Needs and Scientific Opportunities for Research on Substance Abuse Treatment Among Hispanic Adults

Published in: Drug and Alcohol Dependence, v. 84, suppl. 1, Sep. 2006, p. S64-S75

Posted on RAND.org on January 01, 2006

by Hortensia Amaro, Sandra Arevalo, Gerardo Gonzalez, Jose Szapocznik, Martin Y. Iguchi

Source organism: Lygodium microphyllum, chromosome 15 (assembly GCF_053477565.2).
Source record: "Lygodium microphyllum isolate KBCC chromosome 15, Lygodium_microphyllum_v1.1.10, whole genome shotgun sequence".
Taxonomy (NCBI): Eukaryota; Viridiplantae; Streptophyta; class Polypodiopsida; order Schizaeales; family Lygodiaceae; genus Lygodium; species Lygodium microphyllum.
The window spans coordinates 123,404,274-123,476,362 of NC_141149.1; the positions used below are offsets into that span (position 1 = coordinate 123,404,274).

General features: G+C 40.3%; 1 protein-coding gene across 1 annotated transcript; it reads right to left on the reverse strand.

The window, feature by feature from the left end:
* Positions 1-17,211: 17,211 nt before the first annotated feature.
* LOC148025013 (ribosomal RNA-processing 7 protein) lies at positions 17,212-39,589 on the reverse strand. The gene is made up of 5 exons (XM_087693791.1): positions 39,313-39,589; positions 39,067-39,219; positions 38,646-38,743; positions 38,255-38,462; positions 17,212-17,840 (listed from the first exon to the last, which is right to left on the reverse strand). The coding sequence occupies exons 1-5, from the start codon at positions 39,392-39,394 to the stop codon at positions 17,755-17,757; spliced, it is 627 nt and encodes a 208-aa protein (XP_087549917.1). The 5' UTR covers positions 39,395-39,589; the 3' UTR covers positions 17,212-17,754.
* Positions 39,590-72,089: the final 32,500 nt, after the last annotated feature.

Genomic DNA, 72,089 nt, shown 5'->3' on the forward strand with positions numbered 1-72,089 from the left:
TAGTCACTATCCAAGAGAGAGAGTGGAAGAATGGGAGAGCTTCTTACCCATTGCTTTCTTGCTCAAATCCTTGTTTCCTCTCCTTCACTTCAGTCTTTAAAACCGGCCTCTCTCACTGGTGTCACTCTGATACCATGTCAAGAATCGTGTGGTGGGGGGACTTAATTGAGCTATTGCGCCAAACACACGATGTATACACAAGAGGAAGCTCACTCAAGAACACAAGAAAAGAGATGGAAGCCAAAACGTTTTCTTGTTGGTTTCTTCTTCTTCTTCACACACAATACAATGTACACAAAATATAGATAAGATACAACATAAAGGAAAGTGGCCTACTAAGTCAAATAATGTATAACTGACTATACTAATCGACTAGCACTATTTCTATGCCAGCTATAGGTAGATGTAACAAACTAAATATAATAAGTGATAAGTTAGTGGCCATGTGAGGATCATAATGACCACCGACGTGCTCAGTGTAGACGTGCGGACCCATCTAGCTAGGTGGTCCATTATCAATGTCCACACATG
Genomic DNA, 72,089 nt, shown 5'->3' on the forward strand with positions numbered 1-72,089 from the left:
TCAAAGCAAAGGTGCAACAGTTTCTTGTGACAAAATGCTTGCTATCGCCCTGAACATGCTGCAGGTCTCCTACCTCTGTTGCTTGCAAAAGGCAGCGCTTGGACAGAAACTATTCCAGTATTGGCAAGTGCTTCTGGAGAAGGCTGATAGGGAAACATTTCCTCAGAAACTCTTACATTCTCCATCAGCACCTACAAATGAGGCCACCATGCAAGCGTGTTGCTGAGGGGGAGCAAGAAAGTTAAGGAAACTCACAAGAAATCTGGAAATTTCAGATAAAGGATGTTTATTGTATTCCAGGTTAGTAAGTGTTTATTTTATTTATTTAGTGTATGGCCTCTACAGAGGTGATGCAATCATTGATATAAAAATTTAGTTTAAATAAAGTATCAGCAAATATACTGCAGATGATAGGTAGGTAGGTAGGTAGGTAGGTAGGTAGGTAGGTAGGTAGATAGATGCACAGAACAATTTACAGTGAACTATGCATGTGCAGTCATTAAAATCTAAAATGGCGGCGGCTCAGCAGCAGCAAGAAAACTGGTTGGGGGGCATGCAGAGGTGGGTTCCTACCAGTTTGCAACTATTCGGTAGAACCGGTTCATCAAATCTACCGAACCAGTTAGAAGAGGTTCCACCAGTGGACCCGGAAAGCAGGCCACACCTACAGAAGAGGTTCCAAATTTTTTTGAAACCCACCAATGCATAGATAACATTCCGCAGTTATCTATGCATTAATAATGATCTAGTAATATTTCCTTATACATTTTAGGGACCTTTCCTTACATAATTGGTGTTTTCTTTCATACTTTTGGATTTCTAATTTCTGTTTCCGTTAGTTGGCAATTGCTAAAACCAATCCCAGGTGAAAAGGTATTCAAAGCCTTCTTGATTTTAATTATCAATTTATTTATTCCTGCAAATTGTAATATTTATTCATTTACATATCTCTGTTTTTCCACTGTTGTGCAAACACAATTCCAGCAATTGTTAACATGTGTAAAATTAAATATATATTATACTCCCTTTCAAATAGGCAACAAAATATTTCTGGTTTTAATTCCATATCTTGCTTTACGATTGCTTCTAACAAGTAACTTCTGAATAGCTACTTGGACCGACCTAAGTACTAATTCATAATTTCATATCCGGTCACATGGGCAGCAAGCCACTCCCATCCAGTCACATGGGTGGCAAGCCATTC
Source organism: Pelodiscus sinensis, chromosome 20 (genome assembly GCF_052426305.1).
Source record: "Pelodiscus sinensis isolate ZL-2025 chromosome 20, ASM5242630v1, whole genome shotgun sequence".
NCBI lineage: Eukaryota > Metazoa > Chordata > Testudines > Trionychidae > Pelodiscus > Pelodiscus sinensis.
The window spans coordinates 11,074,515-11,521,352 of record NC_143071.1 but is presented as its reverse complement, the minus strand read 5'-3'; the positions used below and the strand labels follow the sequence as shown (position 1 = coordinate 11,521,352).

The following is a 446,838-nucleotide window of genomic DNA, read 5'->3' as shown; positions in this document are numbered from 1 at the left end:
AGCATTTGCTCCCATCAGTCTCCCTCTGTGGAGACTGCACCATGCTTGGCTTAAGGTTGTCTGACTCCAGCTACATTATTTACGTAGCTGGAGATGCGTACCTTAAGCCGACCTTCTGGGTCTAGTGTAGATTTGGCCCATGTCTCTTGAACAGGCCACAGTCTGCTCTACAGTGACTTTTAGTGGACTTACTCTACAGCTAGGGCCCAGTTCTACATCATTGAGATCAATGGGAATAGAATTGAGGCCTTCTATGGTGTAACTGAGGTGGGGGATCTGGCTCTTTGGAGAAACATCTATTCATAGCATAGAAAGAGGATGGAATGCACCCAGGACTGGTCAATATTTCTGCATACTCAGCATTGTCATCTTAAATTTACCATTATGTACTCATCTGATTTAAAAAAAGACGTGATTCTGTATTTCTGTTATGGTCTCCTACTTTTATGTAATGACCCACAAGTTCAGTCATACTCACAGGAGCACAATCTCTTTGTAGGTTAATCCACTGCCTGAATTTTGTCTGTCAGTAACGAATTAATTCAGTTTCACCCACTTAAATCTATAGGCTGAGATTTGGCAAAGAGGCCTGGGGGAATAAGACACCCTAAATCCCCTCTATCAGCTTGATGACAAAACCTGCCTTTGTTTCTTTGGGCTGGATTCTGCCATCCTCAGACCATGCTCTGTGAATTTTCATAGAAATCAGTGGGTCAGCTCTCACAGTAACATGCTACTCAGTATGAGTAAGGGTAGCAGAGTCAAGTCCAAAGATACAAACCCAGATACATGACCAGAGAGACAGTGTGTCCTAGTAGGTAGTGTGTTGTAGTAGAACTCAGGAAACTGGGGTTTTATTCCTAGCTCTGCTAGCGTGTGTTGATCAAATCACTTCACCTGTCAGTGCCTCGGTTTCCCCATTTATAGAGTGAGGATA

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The results of a focused search of the literature on empirical studies of substance abuse treatment outcomes with Hispanic adults are reviewed. Also provided are key research opportunities and recommendations on substance abuse treatment for Hispanics. The paper is divided into two major sections: the first focuses on behavioral drug treatment studies on Hispanic adults, and the second identifies published original articles in pharmacotherapy for substance abuse disorders in Hispanic populations. The authors found a common theme that appears to cut across research on behavioral treatment and pharmacotherapy, namely that more empirical research is needed to determine which treatments are efficacious with Hispanic populations. For treatment modalities not associated with promising effect sizes with Hispanic samples, cultural modifications may be needed to improve the compatibility of the treatment with Hispanic culture. For those treatments found to have promising effect sizes with Hispanic populations, follow-up analyses and/or studies should be conducted to ascertain whether the treatment is differentially efficacious with various Hispanic subgroups, with Hispanics at different levels of acculturation, and with Hispanics from various socioeconomic backgrounds. The authors stress the need for theory-driven interventions to be developed specifically for well-characterized Hispanic subgroups (e.g., suburban, middle-income Puerto Ricans living in the Northeast).

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